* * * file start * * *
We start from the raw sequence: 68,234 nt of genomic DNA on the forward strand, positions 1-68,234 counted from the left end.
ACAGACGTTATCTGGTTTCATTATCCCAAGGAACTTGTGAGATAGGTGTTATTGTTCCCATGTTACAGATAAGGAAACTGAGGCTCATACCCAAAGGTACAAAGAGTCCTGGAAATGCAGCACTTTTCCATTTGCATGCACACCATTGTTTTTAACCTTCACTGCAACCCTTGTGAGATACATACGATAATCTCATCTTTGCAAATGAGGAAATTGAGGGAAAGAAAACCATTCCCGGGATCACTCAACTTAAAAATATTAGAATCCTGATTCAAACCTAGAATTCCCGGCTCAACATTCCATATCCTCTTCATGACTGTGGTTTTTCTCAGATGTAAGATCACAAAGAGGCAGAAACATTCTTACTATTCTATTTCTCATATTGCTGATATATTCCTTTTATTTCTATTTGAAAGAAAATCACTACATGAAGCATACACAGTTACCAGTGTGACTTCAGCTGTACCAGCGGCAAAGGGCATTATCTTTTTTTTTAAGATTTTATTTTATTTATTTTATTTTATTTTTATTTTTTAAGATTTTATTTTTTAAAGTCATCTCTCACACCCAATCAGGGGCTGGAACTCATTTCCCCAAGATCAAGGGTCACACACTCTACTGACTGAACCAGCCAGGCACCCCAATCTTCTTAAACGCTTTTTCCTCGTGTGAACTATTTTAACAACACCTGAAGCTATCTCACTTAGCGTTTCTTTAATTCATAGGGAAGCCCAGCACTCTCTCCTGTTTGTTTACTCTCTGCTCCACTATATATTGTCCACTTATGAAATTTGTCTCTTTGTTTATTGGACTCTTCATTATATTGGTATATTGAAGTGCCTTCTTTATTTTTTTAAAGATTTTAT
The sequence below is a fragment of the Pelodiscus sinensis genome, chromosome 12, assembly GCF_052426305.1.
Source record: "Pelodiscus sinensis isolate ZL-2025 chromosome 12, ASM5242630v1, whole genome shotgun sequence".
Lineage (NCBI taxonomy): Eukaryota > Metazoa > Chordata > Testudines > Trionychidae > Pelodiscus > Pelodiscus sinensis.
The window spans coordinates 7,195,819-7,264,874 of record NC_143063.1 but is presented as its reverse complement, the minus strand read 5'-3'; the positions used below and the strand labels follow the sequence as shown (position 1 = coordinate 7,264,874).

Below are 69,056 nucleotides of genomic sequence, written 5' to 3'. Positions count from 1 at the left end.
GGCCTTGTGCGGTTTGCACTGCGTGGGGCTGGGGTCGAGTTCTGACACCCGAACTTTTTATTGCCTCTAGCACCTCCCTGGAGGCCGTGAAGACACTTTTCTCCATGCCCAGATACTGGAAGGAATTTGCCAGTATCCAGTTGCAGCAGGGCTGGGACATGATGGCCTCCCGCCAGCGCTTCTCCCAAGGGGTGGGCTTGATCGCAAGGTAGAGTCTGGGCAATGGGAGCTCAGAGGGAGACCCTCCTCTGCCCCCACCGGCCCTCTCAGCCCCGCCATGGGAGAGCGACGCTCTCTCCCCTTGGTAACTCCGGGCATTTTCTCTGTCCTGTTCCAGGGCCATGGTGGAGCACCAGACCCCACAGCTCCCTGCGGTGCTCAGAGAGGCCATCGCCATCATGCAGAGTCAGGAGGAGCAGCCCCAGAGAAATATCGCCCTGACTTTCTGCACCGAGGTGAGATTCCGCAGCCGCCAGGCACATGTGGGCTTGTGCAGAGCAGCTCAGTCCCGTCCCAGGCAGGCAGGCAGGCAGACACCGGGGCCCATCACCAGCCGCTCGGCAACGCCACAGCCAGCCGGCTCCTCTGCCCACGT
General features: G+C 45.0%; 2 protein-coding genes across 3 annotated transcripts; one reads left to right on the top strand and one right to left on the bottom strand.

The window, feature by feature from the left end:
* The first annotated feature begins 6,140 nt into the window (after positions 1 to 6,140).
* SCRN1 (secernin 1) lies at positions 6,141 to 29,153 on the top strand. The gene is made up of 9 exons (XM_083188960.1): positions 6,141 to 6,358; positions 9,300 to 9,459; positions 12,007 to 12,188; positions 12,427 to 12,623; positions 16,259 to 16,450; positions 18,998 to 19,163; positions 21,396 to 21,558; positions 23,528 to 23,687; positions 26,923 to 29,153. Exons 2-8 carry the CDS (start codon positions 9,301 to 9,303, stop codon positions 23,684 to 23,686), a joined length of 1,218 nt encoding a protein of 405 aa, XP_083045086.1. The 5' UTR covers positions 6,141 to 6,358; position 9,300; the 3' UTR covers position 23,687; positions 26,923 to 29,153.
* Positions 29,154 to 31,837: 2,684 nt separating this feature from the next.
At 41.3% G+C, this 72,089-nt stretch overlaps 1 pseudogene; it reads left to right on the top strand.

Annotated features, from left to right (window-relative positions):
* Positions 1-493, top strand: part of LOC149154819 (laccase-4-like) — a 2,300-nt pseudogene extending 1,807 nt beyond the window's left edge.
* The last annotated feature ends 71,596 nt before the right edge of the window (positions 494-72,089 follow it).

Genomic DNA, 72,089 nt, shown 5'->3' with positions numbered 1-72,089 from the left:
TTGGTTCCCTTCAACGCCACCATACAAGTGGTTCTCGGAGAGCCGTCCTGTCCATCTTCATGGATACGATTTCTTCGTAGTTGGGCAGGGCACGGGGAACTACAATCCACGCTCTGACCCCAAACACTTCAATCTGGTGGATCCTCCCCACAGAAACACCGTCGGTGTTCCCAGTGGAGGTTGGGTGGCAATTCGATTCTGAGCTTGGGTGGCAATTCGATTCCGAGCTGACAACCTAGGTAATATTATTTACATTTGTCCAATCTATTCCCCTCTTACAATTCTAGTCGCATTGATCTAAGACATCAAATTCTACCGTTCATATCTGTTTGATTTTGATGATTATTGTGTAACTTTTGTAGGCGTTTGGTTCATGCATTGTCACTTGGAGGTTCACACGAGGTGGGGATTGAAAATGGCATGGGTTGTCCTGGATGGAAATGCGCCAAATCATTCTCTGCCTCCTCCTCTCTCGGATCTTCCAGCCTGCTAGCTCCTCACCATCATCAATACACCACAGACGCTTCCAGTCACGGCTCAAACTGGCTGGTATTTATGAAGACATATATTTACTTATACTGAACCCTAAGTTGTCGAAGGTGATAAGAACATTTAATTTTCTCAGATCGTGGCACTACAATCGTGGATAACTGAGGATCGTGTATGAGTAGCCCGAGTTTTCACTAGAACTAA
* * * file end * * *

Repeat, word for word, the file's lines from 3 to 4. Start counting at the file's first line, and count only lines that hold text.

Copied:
The sequence below is a fragment of the Pelodiscus sinensis genome, chromosome 12, assembly GCF_052426305.1.
Source record: "Pelodiscus sinensis isolate ZL-2025 chromosome 12, ASM5242630v1, whole genome shotgun sequence".